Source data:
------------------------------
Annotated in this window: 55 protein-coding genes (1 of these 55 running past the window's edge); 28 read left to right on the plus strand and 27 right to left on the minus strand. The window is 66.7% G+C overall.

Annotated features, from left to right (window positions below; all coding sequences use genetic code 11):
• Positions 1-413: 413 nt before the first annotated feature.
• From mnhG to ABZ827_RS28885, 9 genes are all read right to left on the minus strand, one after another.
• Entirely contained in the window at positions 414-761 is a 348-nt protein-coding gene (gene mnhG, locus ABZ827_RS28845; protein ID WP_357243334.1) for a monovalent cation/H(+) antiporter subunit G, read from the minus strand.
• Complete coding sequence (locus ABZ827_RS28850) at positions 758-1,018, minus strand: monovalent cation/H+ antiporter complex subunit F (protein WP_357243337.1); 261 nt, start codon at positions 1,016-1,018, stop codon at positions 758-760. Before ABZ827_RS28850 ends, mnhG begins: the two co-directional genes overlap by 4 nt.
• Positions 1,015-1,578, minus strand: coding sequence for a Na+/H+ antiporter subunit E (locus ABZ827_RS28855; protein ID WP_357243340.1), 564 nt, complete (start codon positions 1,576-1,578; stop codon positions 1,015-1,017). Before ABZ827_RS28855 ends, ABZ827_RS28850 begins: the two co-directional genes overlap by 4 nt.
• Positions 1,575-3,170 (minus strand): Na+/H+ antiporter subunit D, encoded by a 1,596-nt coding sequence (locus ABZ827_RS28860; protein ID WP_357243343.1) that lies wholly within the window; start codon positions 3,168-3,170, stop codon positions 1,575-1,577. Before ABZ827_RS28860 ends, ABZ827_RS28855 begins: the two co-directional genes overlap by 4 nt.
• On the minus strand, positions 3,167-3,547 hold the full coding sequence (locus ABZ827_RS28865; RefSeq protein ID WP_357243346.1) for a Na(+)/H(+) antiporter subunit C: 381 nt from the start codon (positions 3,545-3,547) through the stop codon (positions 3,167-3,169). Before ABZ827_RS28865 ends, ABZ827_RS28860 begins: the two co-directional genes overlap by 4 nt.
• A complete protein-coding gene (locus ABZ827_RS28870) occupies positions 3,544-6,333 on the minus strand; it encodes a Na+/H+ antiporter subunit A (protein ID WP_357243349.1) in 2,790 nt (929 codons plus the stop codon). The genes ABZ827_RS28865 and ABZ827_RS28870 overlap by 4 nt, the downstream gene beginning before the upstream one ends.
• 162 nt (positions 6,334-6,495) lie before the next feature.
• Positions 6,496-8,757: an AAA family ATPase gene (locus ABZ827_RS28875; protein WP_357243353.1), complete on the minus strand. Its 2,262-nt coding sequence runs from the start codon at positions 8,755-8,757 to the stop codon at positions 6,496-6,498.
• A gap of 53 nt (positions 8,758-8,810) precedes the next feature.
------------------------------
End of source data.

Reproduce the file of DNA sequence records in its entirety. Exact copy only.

Annotated in this window: 55 protein-coding genes (1 of these 55 running past the window's edge); 28 read left to right on the plus strand and 27 right to left on the minus strand. The window is 66.7% G+C overall.

Annotated features, from left to right (window positions below; all coding sequences use genetic code 11):
• Positions 1-413: 413 nt before the first annotated feature.
• From mnhG to ABZ827_RS28885, 9 genes are all read right to left on the minus strand, one after another.
• Entirely contained in the window at positions 414-761 is a 348-nt protein-coding gene (gene mnhG, locus ABZ827_RS28845; protein ID WP_357243334.1) for a monovalent cation/H(+) antiporter subunit G, read from the minus strand.
• Complete coding sequence (locus ABZ827_RS28850) at positions 758-1,018, minus strand: monovalent cation/H+ antiporter complex subunit F (protein WP_357243337.1); 261 nt, start codon at positions 1,016-1,018, stop codon at positions 758-760. Before ABZ827_RS28850 ends, mnhG begins: the two co-directional genes overlap by 4 nt.
• Positions 1,015-1,578, minus strand: coding sequence for a Na+/H+ antiporter subunit E (locus ABZ827_RS28855; protein ID WP_357243340.1), 564 nt, complete (start codon positions 1,576-1,578; stop codon positions 1,015-1,017). Before ABZ827_RS28855 ends, ABZ827_RS28850 begins: the two co-directional genes overlap by 4 nt.
• Positions 1,575-3,170 (minus strand): Na+/H+ antiporter subunit D, encoded by a 1,596-nt coding sequence (locus ABZ827_RS28860; protein ID WP_357243343.1) that lies wholly within the window; start codon positions 3,168-3,170, stop codon positions 1,575-1,577. Before ABZ827_RS28860 ends, ABZ827_RS28855 begins: the two co-directional genes overlap by 4 nt.
• On the minus strand, positions 3,167-3,547 hold the full coding sequence (locus ABZ827_RS28865; RefSeq protein ID WP_357243346.1) for a Na(+)/H(+) antiporter subunit C: 381 nt from the start codon (positions 3,545-3,547) through the stop codon (positions 3,167-3,169). Before ABZ827_RS28865 ends, ABZ827_RS28860 begins: the two co-directional genes overlap by 4 nt.
• A complete protein-coding gene (locus ABZ827_RS28870) occupies positions 3,544-6,333 on the minus strand; it encodes a Na+/H+ antiporter subunit A (protein ID WP_357243349.1) in 2,790 nt (929 codons plus the stop codon). The genes ABZ827_RS28865 and ABZ827_RS28870 overlap by 4 nt, the downstream gene beginning before the upstream one ends.
• 162 nt (positions 6,334-6,495) lie before the next feature.
• Positions 6,496-8,757: an AAA family ATPase gene (locus ABZ827_RS28875; protein WP_357243353.1), complete on the minus strand. Its 2,262-nt coding sequence runs from the start codon at positions 8,755-8,757 to the stop codon at positions 6,496-6,498.
• A gap of 53 nt (positions 8,758-8,810) precedes the next feature.